• Abstract: There is increasing awareness of the importance of medical device reprocessing (MDR) for the provision of safe patient care. Although industry service standards are available to guide MDR practices, there remains a lack of published key performance indicators (KPIs) and targets that are necessary to evaluate MDR quality for feedback and improvement. This article outlines the development of an initial framework that builds on established guidelines and includes service standards, KPIs and targets for evaluating MDR operations. This framework can support healthcare facilities in strengthening existing practices and enables a platform for collaboration towards better MDR performance management.
      PubDate: Fri, 27 Jan 2017 05:00:00 +000
  • Key Advantages of a Targeted Incident Reporting System for Severe and
           Critical Clostridium difficile Infection Incidents
    • Abstract: There is little guidance on how to design and implement an incident reporting system (IRS) targeted at one of the most common types of adverse events in hospitals: hospital-associated infections. In this article, we describe an IRS for severe and critical Clostridium difficile infection incidents and highlight its key advantages.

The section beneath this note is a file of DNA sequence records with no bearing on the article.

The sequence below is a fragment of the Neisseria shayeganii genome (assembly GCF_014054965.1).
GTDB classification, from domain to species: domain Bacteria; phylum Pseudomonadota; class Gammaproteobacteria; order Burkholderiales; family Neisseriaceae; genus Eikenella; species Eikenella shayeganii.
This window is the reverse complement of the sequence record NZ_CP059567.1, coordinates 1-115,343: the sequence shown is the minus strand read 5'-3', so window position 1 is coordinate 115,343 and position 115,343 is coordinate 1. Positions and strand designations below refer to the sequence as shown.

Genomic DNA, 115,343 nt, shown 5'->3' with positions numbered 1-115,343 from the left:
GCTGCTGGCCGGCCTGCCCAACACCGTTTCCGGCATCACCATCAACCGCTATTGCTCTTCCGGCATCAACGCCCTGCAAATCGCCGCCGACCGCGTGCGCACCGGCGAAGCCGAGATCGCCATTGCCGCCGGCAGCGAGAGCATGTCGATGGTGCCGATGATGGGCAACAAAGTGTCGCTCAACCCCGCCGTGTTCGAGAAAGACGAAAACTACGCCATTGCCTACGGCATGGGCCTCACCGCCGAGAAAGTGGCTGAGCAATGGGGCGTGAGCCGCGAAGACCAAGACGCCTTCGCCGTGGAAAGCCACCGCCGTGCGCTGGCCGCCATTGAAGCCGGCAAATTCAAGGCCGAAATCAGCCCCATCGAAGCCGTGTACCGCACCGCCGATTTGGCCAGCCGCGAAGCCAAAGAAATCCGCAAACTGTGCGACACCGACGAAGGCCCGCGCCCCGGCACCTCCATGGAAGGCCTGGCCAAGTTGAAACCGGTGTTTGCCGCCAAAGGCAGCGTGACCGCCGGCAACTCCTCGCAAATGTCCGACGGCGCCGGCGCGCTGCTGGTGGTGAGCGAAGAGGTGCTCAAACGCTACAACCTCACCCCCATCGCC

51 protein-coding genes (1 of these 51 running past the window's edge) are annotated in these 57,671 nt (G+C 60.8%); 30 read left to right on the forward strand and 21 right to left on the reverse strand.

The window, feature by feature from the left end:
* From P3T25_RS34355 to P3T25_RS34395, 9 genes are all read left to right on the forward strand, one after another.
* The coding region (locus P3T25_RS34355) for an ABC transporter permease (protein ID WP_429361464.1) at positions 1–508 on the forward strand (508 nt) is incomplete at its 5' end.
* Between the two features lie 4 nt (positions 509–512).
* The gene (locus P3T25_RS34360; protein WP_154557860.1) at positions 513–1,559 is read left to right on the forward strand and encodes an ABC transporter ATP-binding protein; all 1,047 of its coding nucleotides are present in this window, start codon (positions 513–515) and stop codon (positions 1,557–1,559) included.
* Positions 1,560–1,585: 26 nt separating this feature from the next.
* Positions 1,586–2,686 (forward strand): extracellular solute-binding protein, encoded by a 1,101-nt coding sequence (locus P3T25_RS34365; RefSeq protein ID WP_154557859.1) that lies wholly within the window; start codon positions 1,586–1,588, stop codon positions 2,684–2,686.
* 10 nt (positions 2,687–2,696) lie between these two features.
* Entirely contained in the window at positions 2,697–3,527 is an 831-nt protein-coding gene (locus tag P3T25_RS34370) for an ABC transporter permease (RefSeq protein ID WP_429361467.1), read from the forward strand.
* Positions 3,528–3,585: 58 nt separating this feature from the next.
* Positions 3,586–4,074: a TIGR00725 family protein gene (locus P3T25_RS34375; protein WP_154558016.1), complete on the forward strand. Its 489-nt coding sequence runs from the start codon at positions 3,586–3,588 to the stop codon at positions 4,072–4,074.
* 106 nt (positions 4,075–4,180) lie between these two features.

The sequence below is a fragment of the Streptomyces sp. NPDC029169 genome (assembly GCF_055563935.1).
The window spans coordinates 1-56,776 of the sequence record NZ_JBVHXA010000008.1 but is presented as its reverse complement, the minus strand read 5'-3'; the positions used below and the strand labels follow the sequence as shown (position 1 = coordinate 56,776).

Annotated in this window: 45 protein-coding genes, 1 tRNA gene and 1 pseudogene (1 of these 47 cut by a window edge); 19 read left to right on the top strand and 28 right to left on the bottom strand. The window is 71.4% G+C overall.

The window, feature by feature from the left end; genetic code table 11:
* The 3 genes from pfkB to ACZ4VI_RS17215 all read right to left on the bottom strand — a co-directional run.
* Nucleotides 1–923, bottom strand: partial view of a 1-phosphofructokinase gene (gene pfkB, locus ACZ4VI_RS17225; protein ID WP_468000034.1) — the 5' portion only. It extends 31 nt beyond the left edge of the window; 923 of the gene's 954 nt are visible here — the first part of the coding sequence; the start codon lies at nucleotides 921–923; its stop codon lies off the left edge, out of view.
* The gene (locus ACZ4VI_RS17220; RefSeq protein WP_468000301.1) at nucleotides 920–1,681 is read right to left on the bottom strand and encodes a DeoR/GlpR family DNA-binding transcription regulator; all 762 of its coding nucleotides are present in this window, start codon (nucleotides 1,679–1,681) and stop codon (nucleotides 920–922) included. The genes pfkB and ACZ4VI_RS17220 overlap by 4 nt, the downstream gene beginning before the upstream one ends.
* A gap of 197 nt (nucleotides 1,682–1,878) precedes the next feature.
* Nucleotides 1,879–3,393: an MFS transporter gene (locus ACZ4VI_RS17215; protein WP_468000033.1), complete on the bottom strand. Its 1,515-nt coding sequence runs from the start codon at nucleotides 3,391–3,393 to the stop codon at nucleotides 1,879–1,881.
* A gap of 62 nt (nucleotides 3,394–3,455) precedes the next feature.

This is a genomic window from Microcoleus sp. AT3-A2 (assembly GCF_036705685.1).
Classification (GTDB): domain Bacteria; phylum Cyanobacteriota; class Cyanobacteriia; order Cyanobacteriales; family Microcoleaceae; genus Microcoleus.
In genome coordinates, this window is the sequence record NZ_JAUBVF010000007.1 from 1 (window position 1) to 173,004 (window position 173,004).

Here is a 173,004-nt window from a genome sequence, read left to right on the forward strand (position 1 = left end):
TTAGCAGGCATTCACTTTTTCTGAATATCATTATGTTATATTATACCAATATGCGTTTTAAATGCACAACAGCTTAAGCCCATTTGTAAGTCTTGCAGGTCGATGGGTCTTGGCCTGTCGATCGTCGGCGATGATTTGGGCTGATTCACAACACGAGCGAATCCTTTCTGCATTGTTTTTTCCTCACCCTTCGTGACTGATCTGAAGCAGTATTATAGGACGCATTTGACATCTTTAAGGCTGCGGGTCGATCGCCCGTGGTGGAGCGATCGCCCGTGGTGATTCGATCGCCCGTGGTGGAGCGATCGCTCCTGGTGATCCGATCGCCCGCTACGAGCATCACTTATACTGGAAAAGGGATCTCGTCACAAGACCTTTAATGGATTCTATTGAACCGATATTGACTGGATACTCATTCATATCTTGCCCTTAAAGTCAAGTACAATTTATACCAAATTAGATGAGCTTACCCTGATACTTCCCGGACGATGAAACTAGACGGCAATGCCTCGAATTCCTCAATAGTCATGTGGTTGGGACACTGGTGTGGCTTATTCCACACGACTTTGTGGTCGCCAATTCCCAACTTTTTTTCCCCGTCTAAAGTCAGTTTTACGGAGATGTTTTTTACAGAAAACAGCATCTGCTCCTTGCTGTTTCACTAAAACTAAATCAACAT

PubDate: Fri, 27 Jan 2017 05:00:00 +000
  • Emergency Department Use: Influence of Connection to a Family Physician on
           ED Use and Attempts to Avoid Presentation
    • Abstract: Some low-acuity emergency department (ED) presentations are potentially avoidable with improved primary care access. The majority of ED patients (74.4%) in this study had a family physician, but the frequency of visits varied substantially. The variable frequency of patients' visits to these providers calls into question the validity of linkage assumptions. Several sociodemographic factors were associated with having a family physician, including female sex, being married/common law, race (Caucasian), being employed over the previous 12 months and having received a flu shot in the past year. These factors need to be explored further.
      PubDate: Fri, 27 Jan 2017 05:00:00 +000